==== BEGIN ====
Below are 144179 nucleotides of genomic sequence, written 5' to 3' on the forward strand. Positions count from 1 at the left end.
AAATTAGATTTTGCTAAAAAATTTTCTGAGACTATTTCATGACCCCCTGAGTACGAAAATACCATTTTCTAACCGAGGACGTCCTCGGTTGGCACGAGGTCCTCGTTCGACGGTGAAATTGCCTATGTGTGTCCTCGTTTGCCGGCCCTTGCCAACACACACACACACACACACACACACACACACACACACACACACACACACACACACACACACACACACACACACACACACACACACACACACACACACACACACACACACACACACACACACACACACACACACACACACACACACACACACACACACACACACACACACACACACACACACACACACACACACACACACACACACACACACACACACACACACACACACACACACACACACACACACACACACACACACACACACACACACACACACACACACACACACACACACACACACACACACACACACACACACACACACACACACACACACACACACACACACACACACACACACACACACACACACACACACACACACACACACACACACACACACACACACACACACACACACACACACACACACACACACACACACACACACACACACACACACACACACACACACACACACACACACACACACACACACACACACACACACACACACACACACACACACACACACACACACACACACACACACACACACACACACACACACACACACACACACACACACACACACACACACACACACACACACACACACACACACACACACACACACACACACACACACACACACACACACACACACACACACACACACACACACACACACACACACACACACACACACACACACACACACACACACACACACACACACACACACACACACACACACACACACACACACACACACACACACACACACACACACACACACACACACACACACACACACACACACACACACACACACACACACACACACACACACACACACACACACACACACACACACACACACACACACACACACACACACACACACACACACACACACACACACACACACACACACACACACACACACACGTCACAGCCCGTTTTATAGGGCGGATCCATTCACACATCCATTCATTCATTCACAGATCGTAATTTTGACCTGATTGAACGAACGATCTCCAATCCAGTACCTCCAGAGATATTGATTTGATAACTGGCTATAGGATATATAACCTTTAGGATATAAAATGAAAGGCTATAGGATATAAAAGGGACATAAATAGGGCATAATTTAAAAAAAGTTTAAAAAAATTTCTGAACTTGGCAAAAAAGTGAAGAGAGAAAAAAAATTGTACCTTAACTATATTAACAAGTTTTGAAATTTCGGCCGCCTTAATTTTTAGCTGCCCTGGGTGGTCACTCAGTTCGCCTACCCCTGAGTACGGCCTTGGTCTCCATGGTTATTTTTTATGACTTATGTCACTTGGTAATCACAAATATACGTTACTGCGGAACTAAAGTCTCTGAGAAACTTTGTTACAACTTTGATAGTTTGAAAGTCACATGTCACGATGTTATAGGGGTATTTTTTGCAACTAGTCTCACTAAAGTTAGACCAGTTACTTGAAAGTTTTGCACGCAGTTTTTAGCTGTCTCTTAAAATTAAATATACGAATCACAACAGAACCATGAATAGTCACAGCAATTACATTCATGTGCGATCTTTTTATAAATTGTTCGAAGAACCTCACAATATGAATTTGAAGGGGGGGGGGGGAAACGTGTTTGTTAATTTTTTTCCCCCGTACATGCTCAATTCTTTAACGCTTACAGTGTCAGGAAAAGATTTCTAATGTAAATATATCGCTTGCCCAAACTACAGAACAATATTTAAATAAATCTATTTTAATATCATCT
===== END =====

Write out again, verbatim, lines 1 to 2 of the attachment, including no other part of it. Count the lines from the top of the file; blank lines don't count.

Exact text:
Below are 144179 nucleotides of genomic sequence, written 5' to 3' on the forward strand. Positions count from 1 at the left end.
AAATTAGATTTTGCTAAAAAATTTTCTGAGACTATTTCATGACCCCCTGAGTACGAAAATACCATTTTCTAACCGAGGACGTCCTCGGTTGGCACGAGGTCCTCGTTCGACGGTGAAATTGCCTATGTGTGTCCTCGTTTGCCGGCCCTTGCCAACACACACACACACACACACACACACACACACACACACACACACACACACACACACACACACACACACACACACACACACACACACACACACACACACACACACACACACACACACACACACACACACACACACACACACACACACACACACACACACACACACACACACACACACACACACACACACACACACACACACACACACACACACACACACACACACACACACACACACACACACACACACACACACACACACACACACACACACACACACACACACACACACACACACACACACACACACACACACACACACACACACACACACACACACACACACACACACACACACACACACACACACACACACACACACACACACACACACACACACACACACACACACACACACACACACACACACACACACACACACACACACACACACACACACACACACACACACACACACACACACACACACACACACACACACACACACACACACACACACACACACACACACACACACACACACACACACACACACACACACACACACACACACACACACACACACACACACACACACACACACACACACACACACACACACACACACACACACACACACACACACACACACACACACACACACACACACACACACACACACACACACACACACACACACACACACACACACACACACACACACACACACACACACACACACACACACACACACACACACACACACACACACACACACACACACACACACACACACACACACACACACACACACACACACACACACACACACACACACACACACACACACACACACACACACACACACACACACACACACACACACACACACACACACACACACACACACACACACACACACACACACACACACACACACACACACACACACACGTCACAGCCCGTTTTATAGGGCGGATCCATTCACACATCCATTCATTCATTCACAGATCGTAATTTTGACCTGATTGAACGAACGATCTCCAATCCAGTACCTCCAGAGATATTGATTTGATAACTGGCTATAGGATATATAACCTTTAGGATATAAAATGAAAGGCTATAGGATATAAAAGGGACATAAATAGGGCATAATTTAAAAAAAGTTTAAAAAAATTTCTGAACTTGGCAAAAAAGTGAAGAGAGAAAAAAAATTGTACCTTAACTATATTAACAAGTTTTGAAATTTCGGCCGCCTTAATTTTTAGCTGCCCTGGGTGGTCACTCAGTTCGCCTACCCCTGAGTACGGCCTTGGTCTCCATGGTTATTTTTTATGACTTATGTCACTTGGTAATCACAAATATACGTTACTGCGGAACTAAAGTCTCTGAGAAACTTTGTTACAACTTTGATAGTTTGAAAGTCACATGTCACGATGTTATAGGGGTATTTTTTGCAACTAGTCTCACTAAAGTTAGACCAGTTACTTGAAAGTTTTGCACGCAGTTTTTAGCTGTCTCTTAAAATTAAATATACGAATCACAACAGAACCATGAATAGTCACAGCAATTACATTCATGTGCGATCTTTTTATAAATTGTTCGAAGAACCTCACAATATGAATTTGAAGGGGGGGGGGGGAAACGTGTTTGTTAATTTTTTTCCCCCGTACATGCTCAATTCTTTAACGCTTACAGTGTCAGGAAAAGATTTCTAATGTAAATATATCGCTTGCCCAAACTACAGAACAATATTTAAATAAATCTATTTTAATATCATCT